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Preparing to quit

“If you fail to plan, you may be planning to fail”

  • Decide when your quit date will be and write it down.
  • Write down your own personal reasons why you want to stop smoking.
  • Write down what the major benefits of stopping smoking will be to you
  • Remind yourself what the reasons were for previous quit attempts not to be successful – use these experiences to help you succeed this time
  • Remember that ‘just the one’ cigarette will start you smoking again. Don’t be tempted!
  • Remind yourself what helped on previous quit attempts – remind yourself what did not help.
  • Be confident, positive, focused and remain determined – it can be done!
  • Think of alternative activities you can enjoy instead of smoking – write them down. When you get the urge to smoke it may be difficult to think of alternatives at the time, it will be easier if you have one or two written down.
  • Remember that these urges to smoke will last less than 5 minutes – take each urge one at a time. Make the choice ‘at this moment I choose not to smoke’. Enjoy the feeling of taking back control – it is really empowering.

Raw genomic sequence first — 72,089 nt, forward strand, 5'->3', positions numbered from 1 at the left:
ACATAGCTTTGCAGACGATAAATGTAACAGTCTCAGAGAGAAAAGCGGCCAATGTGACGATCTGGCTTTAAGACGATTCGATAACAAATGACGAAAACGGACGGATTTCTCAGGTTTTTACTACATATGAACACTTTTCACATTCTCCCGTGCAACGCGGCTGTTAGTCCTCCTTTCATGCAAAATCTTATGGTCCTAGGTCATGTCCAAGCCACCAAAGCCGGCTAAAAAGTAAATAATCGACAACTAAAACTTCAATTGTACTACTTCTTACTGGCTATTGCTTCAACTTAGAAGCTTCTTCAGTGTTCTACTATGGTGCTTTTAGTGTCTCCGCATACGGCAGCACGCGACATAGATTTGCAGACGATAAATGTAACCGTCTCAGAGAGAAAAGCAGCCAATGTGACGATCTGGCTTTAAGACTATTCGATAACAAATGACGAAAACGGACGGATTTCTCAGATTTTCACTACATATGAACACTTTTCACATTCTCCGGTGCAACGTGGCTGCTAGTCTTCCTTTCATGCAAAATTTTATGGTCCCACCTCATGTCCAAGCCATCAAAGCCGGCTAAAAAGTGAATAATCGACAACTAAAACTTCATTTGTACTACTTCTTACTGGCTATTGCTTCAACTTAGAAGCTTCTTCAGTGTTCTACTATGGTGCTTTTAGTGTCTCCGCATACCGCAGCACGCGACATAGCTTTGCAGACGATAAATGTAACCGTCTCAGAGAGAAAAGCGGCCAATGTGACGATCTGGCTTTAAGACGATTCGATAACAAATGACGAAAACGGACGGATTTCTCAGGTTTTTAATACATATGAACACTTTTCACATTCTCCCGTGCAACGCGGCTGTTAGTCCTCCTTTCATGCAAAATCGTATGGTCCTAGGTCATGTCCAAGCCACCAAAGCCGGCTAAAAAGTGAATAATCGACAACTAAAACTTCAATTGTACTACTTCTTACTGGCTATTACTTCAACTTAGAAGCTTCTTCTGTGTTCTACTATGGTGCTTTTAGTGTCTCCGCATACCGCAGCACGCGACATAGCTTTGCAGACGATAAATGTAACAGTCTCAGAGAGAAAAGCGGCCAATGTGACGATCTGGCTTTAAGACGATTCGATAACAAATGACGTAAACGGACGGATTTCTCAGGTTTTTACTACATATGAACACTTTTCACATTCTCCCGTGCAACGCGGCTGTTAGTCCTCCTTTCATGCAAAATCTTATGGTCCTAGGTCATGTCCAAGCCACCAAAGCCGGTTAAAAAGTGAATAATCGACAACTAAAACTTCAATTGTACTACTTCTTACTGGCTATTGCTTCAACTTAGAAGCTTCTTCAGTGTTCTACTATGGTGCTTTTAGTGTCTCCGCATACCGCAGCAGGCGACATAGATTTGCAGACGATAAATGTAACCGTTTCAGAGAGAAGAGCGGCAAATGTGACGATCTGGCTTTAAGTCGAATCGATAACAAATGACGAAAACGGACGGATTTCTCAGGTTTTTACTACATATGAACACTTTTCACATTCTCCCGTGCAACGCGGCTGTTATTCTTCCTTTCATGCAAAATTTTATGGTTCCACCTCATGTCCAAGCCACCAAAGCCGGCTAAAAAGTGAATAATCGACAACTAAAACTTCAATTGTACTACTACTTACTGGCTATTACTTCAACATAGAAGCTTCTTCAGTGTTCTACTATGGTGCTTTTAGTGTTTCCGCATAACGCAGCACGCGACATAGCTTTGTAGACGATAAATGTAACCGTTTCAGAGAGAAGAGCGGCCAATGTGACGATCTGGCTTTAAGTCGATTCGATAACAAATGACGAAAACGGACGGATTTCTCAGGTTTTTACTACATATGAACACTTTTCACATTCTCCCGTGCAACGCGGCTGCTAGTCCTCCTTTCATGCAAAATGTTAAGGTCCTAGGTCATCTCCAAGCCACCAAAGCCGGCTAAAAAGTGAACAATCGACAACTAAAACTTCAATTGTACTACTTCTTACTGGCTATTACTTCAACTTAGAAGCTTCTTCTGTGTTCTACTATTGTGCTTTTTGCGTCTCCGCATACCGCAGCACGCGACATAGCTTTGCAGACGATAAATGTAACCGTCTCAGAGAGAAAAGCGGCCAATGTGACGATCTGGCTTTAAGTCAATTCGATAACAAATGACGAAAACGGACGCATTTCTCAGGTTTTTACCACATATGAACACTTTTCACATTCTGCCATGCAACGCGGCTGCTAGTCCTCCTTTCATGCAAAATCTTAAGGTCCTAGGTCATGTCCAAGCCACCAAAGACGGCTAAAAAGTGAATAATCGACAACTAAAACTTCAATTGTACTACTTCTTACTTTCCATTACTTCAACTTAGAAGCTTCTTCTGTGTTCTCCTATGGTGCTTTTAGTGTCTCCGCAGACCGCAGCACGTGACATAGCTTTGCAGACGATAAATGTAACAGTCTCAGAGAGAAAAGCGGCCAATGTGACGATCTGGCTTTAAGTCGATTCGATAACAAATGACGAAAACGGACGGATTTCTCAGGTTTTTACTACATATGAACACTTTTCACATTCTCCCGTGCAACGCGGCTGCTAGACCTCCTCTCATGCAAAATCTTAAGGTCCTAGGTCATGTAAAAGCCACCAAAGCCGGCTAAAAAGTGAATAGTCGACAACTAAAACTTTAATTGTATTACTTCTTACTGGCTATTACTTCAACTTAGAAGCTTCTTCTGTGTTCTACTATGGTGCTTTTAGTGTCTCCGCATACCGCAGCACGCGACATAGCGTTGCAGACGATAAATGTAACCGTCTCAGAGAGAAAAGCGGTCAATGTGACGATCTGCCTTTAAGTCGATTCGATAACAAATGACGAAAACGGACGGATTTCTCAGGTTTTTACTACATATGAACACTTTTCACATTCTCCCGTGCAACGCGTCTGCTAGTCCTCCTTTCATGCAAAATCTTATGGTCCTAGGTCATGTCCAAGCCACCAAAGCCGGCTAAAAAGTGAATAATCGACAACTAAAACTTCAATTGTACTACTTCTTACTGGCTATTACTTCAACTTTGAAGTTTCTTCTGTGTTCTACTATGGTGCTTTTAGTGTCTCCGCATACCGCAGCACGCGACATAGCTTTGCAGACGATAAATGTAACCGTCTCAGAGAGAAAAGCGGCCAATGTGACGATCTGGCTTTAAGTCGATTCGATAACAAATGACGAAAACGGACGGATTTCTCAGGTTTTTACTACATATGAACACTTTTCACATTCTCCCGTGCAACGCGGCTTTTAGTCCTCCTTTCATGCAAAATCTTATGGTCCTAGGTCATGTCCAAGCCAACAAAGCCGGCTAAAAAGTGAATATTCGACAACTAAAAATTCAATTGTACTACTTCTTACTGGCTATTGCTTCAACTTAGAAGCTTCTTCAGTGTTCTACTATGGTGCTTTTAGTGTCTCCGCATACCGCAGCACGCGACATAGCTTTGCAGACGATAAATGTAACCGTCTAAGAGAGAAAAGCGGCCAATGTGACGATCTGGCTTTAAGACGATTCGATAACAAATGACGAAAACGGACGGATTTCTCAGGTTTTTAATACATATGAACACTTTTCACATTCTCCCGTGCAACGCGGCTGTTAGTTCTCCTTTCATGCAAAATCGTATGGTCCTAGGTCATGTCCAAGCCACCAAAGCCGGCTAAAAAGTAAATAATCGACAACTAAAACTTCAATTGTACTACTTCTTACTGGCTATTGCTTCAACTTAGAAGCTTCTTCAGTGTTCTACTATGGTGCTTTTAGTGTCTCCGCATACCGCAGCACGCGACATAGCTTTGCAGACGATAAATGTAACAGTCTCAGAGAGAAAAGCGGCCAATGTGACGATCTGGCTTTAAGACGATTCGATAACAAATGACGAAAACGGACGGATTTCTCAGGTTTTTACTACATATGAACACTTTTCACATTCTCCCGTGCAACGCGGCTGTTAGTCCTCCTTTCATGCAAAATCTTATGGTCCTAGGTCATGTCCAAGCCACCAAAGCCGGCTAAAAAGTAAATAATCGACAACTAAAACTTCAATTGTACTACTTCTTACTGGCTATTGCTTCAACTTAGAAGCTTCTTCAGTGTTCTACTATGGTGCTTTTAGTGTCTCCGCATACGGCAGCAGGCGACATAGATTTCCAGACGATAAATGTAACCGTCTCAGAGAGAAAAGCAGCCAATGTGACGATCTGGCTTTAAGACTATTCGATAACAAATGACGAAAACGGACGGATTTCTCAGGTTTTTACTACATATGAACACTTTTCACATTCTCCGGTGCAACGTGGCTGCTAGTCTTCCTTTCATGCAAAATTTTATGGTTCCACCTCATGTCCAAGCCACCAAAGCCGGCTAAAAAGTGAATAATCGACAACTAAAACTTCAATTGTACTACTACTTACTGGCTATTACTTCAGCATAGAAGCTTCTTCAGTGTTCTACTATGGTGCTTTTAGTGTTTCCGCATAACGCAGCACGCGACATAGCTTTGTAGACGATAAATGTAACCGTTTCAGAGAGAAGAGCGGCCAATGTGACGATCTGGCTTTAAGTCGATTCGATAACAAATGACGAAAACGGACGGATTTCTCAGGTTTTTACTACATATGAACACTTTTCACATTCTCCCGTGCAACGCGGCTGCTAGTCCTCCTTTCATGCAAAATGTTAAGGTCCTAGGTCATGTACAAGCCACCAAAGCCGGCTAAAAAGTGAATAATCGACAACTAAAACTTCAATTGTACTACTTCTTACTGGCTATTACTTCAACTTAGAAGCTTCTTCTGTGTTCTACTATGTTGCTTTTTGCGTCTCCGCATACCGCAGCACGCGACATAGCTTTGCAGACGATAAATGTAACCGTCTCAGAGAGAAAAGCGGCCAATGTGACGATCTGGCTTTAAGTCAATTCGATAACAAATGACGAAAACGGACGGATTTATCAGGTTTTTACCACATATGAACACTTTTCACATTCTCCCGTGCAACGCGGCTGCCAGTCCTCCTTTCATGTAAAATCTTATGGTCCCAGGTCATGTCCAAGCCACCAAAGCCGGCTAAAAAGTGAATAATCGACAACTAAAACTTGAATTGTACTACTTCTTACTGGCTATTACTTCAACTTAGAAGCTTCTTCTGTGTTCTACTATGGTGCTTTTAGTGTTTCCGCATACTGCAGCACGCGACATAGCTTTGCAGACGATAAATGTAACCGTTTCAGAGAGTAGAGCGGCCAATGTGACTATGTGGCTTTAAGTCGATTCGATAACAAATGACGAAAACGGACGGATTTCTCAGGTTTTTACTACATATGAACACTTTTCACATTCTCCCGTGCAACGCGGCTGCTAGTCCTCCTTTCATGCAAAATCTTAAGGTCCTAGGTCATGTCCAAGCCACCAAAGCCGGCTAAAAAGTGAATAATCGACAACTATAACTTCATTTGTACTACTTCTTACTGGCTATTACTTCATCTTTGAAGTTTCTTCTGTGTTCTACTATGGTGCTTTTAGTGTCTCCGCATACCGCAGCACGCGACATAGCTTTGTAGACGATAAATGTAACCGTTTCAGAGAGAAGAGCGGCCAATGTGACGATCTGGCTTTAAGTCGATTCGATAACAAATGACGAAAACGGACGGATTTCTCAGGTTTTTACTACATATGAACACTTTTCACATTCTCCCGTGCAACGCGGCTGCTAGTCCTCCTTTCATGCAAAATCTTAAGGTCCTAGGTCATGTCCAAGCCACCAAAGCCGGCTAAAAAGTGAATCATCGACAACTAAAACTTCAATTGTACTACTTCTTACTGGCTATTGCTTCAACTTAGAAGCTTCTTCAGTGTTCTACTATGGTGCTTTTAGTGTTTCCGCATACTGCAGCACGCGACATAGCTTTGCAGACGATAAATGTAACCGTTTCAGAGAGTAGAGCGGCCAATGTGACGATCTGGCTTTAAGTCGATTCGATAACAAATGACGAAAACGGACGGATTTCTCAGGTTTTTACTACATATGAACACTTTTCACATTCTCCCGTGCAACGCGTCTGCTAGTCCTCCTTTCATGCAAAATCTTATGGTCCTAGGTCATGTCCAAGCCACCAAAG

• The longer you remain totally smoke free the less often you will get these urges and the less intense they will become.
  • Ask your family, friends or work colleagues for support and help. Ask them not to smoke in front of you and not to offer cigarettes.
  • Start to look forward to your quit date, allow yourself to become excited at the real prospect of breaking the chains and becoming free from smoking.
  • Remove all cigarettes and tobacco, lighters, matches and ashtrays the night before your quit date.
  • Check all the pockets of coats, jackets, check handbags or briefcases for any stray cigarettes.
  • Clean the car out – empty the ashtray, make sure there are no cigarettes in the glove compartment or door bins.
  • Use sufficient nicotine replacement products if you are using it to relieve any withdrawal symptoms.
  • Sip cold water, brush your teeth, chew sugar free mints or gum, eat more fruit, visit smoke free establishments, theatres or the cinema.
  • Remember that too much alcohol may weaken your resolve – you may even forget that you are a non-smoker. Be careful!
  • Start thinking of yourself as a non-smoker.
  • If someone offers you a cigarette say “No thank you, I don’t smoke”, be polite, but say it with confidence. Practice saying it out loud to yourself.
  • Reward yourself: save the money you would have spent on cigarettes and use it to treat yourself to something very expensive – you can afford it now!

Remind yourself of some of the benefits to your health when you stop smoking.